Video: How to weigh calves using a weigh-band and the correct weaning process

In our final instalment of the ‘Calf Health and Management Series’, as part of the Teagasc Green Acres Calf to Beef Programme, we will look at how to monitor performance through the calf-rearing phase, while also touching on the correct weaning procedure.

Weaning calves based on their body weight will help ensure a uniform group of calves at weaning.

In addition to this, it also means that post-weaning management will be much easier. Therefore, regular weighing must be carried out through this period.

Calibrated weighing scales offer the most accurate and simplest method (if set up correctly in a race or crush) to measure body weight. However, they may not be present on every farm. If this is the case, a weigh-band is an alternative and cheaper option.

Heart girth is closely correlated with weight, so measuring heart girth in centimeters – using a weigh-band – will provide reliable measurements.

In the video (below), Volac’s Liam Gannon brings us through a quick tutorial of how to weigh a calf using a weigh-band. Liam also talks about the correct weaning process, and how weaning for weight rather than age is the correct practice.

To use a weigh-band correctly, the calf should be restrained securely. The weigh-band should be placed over the animal’s back just behind the front legs.

From here, the band can be pulled under the animal’s belly using a reaching hook, before reading the animal’s weight by lining up the reading line with the weigh-band scale; care should be taken not to over tighten the weigh-band and it should just flatten the hair.

“You don’t have to weigh all the calves – only 10% – and that will train your eye on how the other calves are doing.

“A lot of farmers will group calves according to size, but if your plan is to wean calves at eight weeks – rather than wean by eight weeks or by the level of meal they are taking in, ideally the proper way to wean calves is wean for weight.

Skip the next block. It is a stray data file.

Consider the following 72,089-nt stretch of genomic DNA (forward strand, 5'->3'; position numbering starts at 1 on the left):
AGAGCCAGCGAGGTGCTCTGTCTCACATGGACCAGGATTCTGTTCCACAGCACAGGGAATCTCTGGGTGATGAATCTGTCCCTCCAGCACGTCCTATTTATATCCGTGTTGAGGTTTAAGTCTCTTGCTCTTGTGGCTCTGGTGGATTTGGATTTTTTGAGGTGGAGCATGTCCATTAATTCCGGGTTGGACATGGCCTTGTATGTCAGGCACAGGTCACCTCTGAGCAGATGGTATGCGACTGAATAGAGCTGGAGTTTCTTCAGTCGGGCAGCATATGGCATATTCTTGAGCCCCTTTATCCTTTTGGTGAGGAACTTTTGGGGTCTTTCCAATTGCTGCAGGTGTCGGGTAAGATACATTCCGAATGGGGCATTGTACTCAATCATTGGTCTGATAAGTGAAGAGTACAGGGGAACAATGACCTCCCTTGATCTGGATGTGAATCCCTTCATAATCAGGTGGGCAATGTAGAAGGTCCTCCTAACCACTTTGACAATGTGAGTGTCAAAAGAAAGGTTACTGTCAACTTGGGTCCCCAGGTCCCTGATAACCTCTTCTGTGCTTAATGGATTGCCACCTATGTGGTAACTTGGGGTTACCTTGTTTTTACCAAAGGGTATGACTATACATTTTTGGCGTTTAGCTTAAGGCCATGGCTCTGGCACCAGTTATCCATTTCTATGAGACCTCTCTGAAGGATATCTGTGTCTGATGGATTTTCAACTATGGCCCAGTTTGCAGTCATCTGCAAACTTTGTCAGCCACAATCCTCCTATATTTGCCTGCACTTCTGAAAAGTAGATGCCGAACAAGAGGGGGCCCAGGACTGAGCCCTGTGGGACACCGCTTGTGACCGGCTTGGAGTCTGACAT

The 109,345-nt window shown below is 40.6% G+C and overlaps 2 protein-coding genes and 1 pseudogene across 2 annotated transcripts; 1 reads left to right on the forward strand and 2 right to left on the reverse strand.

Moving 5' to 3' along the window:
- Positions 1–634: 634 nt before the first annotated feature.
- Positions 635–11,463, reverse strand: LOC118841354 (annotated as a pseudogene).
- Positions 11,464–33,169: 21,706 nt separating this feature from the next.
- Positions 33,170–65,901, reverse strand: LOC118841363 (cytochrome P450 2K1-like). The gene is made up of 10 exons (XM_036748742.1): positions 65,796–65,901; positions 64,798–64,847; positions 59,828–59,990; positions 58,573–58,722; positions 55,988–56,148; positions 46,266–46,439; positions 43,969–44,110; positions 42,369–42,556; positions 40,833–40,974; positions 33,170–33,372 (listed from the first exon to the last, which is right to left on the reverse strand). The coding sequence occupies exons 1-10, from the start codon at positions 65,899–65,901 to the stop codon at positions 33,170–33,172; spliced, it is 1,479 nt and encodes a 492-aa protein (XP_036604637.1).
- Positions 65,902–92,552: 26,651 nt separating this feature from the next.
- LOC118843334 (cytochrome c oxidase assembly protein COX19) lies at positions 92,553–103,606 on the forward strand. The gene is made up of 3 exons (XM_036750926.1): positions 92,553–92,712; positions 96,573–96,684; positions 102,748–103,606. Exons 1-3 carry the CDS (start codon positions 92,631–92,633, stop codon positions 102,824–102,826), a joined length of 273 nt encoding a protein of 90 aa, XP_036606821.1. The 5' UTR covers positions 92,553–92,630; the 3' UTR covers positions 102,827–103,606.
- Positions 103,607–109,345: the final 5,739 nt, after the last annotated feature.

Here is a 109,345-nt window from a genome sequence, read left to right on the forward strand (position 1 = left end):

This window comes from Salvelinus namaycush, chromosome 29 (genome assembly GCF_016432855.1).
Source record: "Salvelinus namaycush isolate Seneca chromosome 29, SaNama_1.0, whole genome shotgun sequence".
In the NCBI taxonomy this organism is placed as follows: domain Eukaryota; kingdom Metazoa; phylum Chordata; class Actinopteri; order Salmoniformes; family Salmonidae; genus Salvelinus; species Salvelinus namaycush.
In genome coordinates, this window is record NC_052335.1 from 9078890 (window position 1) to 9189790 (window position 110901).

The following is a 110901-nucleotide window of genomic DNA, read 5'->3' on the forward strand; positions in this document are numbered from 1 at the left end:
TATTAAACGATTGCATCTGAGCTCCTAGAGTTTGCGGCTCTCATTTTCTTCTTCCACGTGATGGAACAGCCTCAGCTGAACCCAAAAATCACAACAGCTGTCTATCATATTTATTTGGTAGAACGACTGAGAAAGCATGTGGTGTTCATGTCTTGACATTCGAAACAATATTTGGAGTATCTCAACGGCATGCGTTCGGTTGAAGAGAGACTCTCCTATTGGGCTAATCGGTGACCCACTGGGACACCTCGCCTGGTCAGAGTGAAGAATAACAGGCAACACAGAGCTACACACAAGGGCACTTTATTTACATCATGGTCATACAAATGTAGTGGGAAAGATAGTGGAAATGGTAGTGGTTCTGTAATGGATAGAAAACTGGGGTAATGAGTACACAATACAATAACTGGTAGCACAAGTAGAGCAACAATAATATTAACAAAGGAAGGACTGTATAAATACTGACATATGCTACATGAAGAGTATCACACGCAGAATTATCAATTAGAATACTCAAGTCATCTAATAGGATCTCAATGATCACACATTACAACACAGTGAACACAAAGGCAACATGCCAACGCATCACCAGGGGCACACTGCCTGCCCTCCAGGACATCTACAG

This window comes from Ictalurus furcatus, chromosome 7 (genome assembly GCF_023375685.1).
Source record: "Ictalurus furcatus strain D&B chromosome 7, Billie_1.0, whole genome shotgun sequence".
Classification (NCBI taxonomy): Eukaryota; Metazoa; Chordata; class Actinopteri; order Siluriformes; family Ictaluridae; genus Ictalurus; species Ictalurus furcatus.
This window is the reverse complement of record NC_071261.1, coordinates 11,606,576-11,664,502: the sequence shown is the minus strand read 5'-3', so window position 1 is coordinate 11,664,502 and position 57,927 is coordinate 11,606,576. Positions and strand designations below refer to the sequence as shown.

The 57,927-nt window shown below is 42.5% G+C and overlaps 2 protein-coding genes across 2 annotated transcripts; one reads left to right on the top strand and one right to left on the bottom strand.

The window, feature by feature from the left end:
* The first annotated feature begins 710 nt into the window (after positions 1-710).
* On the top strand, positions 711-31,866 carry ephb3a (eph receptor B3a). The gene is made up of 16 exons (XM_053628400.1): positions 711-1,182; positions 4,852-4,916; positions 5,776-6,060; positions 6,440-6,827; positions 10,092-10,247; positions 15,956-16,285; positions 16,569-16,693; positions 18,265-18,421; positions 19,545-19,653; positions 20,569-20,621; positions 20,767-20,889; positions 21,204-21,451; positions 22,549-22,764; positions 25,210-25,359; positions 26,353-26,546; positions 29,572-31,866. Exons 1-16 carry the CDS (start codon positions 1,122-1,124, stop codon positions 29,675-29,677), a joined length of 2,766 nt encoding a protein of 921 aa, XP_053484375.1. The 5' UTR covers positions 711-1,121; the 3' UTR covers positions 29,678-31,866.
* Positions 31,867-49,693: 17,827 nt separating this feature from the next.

“Basically, calves should double their birth weight at eight-to-10 weeks-of-age. If you’re looking at 40kg at birth, for most beef calves, you’re looking at 85-90kg at weaning.”

Calves can be fed once-a-day (OAD), as part of a weaning strategy to encourage dry feed intake, from 28 days-of-age (providing they are eating enough solid feed to constitute a second feed). If feeding OAD, offer a maximum of 3L per feed with 200g of powder per litre of mixed milk (600g milk powder per feed).

Part 1: Video series: The complete guide to buying and rearing dairy-beef calves
Part 2: Video: What can I pay for dairy-beef calves?
Part 3: Video: What questions should I ask dairy farmers when sourcing dairy-beef calves?
Part 4: The importance of choosing dairy calves with the right genetics for beef production
Part 5: Video: How to examine the calf prior to purchase for dairy-beef systems
Part 6: Video: The correct housing environment for calves is crucial for top performance
Part 7: Video: How to manage the dairy calf on arrival to the beef farm
Part 8: Video: What to look for in a quality milk replacer
Part 9: Video: How to mix milk replacer and the correct rate to feed
Part 10: Video: How to clean feeding equipment thoroughly to avoid the build up of bacteria
Part 11: Video: Calf disease and how vaccination can play an important role against this

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